There is calm again in Tehran, but the peace is likely to be only temporary. After a fearsome counterstrike by conservative forces, the students demanding more freedom in Iran have retreated to their dormitories. But if their voices have been stilled, the reform movement that they have been spearheading has not been abandoned. Tactical considerations counsel a retreat. The real questions are: When will the forces demanding liberalization in Iran rear up again and how violent will the conservative reaction be?
For six days last week, students held increasingly violent demonstrations in Tehran and at least a dozen other cities, clashing with police and Islamic militias. A police crackdown coupled with warnings of severe punishment — including possible death — ended the protests. The students suspended the demonstrations, the largest since the revolution that overthrew the shah of Iran in 1979, but insist that their 14 demands be met.
The troubles began when students peacefully protested the closure of the reformist newspaper Salaam. The paper was shut by the authorities after it began to publish classified documents that explained the assassinations of six Islamic intellectuals earlier this year. Allegedly, the men were murdered because they were investigating corruption among the “bonyads,” the “foundations” set up and run by religious groups that control much of the economy. Police and thugs supported by the fundamentalists broke up the initial protests, killing at least one student and injuring many more. That violence triggered the protests that then swept across Iran. Officials say two people were killed in the protests; dissidents claim the number is significantly higher.
The scale of the demonstrations shocked the authorities. That is clear from the reaction of President Mohammad Khatami, who until last week had been the voice of reform in Iran. The students may have expected the president to rally to their cause. Yet, from the start, he distanced himself from the students; by the end he felt compelled to join the hardliners and condemn the demonstrations.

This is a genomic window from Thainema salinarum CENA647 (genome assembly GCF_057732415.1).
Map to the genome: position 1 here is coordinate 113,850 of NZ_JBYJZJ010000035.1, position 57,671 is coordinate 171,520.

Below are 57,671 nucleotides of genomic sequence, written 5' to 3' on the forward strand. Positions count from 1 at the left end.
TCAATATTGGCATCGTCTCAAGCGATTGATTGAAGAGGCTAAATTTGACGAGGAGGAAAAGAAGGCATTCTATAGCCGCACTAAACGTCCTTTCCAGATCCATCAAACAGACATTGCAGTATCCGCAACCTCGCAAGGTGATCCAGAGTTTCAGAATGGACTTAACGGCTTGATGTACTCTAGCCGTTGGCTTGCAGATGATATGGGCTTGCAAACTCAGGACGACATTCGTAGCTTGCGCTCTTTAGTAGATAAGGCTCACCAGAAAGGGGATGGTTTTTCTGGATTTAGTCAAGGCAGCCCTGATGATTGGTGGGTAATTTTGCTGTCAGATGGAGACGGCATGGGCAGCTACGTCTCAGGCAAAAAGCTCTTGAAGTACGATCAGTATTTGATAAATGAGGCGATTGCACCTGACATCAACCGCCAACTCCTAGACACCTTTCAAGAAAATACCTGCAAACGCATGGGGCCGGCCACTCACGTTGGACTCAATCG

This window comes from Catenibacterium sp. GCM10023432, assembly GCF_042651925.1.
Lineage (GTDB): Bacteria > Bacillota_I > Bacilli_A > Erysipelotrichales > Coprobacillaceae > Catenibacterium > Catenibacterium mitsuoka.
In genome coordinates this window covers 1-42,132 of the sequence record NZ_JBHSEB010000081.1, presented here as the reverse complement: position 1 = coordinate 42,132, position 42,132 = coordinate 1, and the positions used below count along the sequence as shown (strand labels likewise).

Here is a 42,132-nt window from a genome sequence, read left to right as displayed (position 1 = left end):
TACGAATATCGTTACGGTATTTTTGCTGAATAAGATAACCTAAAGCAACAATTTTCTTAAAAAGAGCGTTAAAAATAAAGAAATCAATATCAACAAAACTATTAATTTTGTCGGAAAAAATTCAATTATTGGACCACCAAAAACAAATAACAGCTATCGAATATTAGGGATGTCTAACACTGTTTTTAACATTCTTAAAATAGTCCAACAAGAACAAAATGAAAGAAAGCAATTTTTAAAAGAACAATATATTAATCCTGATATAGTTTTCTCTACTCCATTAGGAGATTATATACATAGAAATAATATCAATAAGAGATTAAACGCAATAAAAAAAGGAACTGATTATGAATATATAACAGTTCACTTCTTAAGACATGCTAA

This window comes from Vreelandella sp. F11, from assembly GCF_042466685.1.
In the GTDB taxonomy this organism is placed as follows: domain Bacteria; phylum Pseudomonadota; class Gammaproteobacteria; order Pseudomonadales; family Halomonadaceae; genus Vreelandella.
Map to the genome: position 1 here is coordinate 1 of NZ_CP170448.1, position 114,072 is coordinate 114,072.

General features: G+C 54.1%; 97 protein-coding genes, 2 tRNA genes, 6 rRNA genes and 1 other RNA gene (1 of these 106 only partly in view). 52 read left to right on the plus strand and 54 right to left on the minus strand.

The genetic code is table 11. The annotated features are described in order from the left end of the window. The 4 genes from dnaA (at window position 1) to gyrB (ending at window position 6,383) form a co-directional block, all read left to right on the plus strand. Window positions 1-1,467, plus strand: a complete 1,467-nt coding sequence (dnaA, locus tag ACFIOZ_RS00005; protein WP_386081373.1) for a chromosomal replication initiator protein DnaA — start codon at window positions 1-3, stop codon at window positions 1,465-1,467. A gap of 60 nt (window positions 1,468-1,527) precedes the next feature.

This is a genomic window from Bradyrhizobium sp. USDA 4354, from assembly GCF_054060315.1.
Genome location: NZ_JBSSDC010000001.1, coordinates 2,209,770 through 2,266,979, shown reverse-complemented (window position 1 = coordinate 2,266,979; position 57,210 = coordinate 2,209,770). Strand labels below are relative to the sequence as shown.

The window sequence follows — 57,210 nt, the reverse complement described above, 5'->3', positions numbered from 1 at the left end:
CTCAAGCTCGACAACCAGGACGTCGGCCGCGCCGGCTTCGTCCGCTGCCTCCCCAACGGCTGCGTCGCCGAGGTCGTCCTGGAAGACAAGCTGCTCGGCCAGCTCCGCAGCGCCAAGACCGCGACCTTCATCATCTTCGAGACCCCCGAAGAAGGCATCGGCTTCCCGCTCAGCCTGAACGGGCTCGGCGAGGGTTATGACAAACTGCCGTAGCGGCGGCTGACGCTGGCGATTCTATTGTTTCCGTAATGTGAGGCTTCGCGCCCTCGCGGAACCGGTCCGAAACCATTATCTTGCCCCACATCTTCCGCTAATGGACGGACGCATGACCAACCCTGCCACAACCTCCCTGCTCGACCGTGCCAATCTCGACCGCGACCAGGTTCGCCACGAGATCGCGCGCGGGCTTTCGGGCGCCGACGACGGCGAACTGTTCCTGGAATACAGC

There has been no slackening of Mr. Khatami’s pursuit of liberalization. He still seeks a more secular and open society in Iran. But he is a cautious reformer. Mr. Khatami was elected in a stunning landslide two years ago, when he won 70 percent of the vote. He also knows that despite the victory of reformers in municipal elections last year, the conservatives are still powerful, if not entrenched.
The president may have a popular mandate, but religious forces control the police, armed forces, Revolutionary Guard and intelligence services. They proved last week that they are not cowed. Their ability to draw tens of thousands of Iranians into the streets to support the regime only confirmed their strength. A confrontation will be bloody, and Mr. Khatami knows that does not serve his cause.
The conservatives are nervous, too, as proved by their overreaction to the protests. They are especially worried by parliamentary elections scheduled for next year. If that vote is free and fair, it is likely to strip them of their control of the legislature. With two-thirds of Iran’s population under the age of 25, the reformers know that time is on their side.
Although the focus of attention is the division between religious and more secular Iranians, the real struggle is about power and privilege. There are many genuinely devout people in Iran, but there are just as many for whom religion is a cloak behind which they can accumulate power and money. They are the ones most threatened by change. Reform and religious belief are not mutually exclusive: Reform and the stranglehold that the fundamentalists maintain over the economy are.
Widespread chaos serves the conservatives, not the reformers. Mass protests only give the authorities an excuse to crack down and consolidate power once again. The prospect of genuine disorder will give those moves a legitimacy they would not otherwise enjoy.
Mr. Khatami is well aware of the risks. That is why he has been so cautious. He has shown a real talent for political infighting. To date, he has won virtually all of the skirmishes with the conservatives. But popularity notwithstanding, he is in no position to confront head-on the religious authorities that ostensibly share power with his government. He needs the law on his side to prevail. The real concern is whether the students share his patience and appreciate the skillfulness of his maneuvering. If not, all his talents may be wasted, and the conservatives will have the excuse they need to lower the boom.
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